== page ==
Between my health issues and packed to-do list, I’m constantly behind on the latest movies. For example, I think this past summer I saw only Wonder Woman and Dunkirk, even though several more were on my “want to see” list.
(At least that list isn’t as overwhelming as my to-be-read pile of books. That numbers in the hundreds…maybe thousands. Um, yay for Kindles? *grin*)
So it’s unfortunately not a surprise that this past weekend, I finally saw the movie Arrival. I know, I know. Why did I wait so long to see such a great movie? That’s my life.
If you’ve seen it, you know it’s a big thinking kind of movie. It’s the kind of movie that inspires people to search for articles to dig deeper. It’s the kind of movie that makes you want to compare notes with others. It’s the kind of movie that if you type something along the lines of “what does arri…” into Google, the top auto-suggestion is “what does arrival movie mean?”
I was no exception, and one of the first articles I came across was one that compares the movie to the short story that inspired it. (Warning: Major spoilers at that post, but I’ll be avoiding them here.)
What I found interesting about that article was how it triggered me to see genre a different way. In short, I realized that our story’s underlying meaning—what it’s about—could often be told in almost any genre.
Our story’s genre is simply the worldbuilding “lens” that we’ve chosen to use for exploring that meaning. Let’s take a closer look to see what I mean…
What Genre Is Arrival?
The Arrival movie is rightfully called a science-fiction story. Just for starters, we have aliens, technology, math, explorations of time and reality, and scientists leading the way.
However, that article linked above pointed out that what the film is actually about—its underlying theme, meaning, and purpose—are questions about free will and personal responsibility:
“The theme rests on a line Louise utters in one of Arrival‘s closing scenes. “If you could see your whole life laid out in front of you, would you change things?””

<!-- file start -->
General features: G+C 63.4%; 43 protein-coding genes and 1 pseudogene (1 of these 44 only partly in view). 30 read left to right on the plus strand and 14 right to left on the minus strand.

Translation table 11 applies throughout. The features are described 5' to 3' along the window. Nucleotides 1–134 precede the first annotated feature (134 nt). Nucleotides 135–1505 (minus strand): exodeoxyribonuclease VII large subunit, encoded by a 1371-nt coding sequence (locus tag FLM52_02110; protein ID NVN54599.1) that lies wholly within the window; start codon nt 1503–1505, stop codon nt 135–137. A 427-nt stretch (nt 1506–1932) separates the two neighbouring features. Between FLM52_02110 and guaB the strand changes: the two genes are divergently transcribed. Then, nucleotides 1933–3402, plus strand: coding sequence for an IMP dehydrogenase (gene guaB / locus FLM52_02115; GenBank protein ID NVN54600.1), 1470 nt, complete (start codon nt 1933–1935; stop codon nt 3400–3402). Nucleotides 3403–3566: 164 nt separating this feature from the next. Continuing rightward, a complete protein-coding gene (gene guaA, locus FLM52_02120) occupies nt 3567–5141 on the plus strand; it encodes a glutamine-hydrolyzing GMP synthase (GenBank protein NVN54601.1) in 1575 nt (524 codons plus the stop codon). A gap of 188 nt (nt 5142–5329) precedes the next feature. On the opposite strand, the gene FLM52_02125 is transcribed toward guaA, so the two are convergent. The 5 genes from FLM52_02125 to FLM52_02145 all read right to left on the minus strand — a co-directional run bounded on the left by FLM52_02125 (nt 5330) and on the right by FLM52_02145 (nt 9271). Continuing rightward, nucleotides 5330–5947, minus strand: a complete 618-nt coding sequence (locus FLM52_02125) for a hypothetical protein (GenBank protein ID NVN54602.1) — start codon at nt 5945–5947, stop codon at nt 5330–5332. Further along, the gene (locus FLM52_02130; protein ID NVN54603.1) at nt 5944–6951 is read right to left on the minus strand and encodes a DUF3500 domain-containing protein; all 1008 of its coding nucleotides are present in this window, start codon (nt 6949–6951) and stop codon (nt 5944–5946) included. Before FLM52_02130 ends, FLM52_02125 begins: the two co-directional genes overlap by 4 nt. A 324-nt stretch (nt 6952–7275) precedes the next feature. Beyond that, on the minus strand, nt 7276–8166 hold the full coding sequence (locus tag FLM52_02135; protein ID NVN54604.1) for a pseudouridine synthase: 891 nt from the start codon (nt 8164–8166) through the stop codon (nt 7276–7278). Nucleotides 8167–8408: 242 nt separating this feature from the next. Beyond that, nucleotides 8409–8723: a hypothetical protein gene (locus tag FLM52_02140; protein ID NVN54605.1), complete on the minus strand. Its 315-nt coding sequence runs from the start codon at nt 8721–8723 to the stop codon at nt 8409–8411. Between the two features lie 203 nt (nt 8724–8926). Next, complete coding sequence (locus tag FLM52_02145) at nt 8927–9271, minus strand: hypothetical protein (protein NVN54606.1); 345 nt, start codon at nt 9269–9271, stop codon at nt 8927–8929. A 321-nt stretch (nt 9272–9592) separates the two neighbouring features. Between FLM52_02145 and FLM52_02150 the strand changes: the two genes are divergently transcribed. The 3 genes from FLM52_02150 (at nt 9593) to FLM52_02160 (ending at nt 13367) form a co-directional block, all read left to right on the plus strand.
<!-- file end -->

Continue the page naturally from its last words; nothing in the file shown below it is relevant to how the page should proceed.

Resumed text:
In comparing the short story inspiration, Story of Your Life by Ted Chiang, which makes this idea the central focus, to how the movie handled it, the article then mentions:
“This message exists in Arrival, but it’s hidden under broader plot movements, big drama, and more visible Hollywood layers.”
The word layers in that quote triggered me to see the bigger picture about genre. The plot events, the conflicts, and even the sci-fi elements are all just layers used to explore the question at the center of the story. It’s all about layers.
Layers? Yes, Everything Is a Layer—Even Our Plot
I’ve written before about the difference between plot and story, and this is another way of looking at the question. As I said in that post, story isn’t the same as plot.
Many authors struggle with revisions and think the answer is to change plot events. But too often the author doesn’t understand the core of the issue, so a different plot event won’t help—because the problem actually lies in the underlying story.
That said, whenever it does work—whenever a different plot event fixes too-low of stakes, etc.—we’re proving time and again that the plot is not the story. If plot were the same as story, every time we changed a plot event, the essence of our story would change as well, and that’s obviously not the case.
As I said in my post about plot vs. story:
For character-focused stories, we often hear that plot reveals character, and that’s true. But even for non-character-focused stories, the plot creates the struggle for the character.
In other words, the plot isn’t the point of a story. …
Plot is a tool to reveal the character or the struggle.
The same goes for genre.
Genre Is Simply a Layer of Our Worldbuilding
Exploring the ideas of free will and personality responsibility—such as in the Arrival movie—could happen in almost any (every?) genre. Virtually every story centers on characters making choices, and that fact alone creates a layer of a “free will and personal responsibility” element within our story.
Our story's theme is a broad foundation we build upon with our genre. Click To TweetEvery time our characters face a dilemma, we’re revealing whether they recognize the choices they could make, what they value, what they fear, what power they think they have to change their situation, what responsibilities or obligations they feel, etc.
It just so happens that the original author, Ted Chiang, and Arrival‘s director, Denis Villeneuve, decided to explore the main character’s choices, what they meant, and her views of free will and personal responsibility through the lens of the science fiction genre. (As a romance author, I feel like I should point out that with only a few minor tweaks, the movie could have been a sci-fi romance. Just sayin’. *smile*)
Another story could create the same choice for the same character by using the setup of a different genre. Genre is simply a layer.
Genre Is Worldbuilding? A Few Examples…
Let’s say that we want our heroine to confront her mixed feelings toward her elderly parent. That’s the story.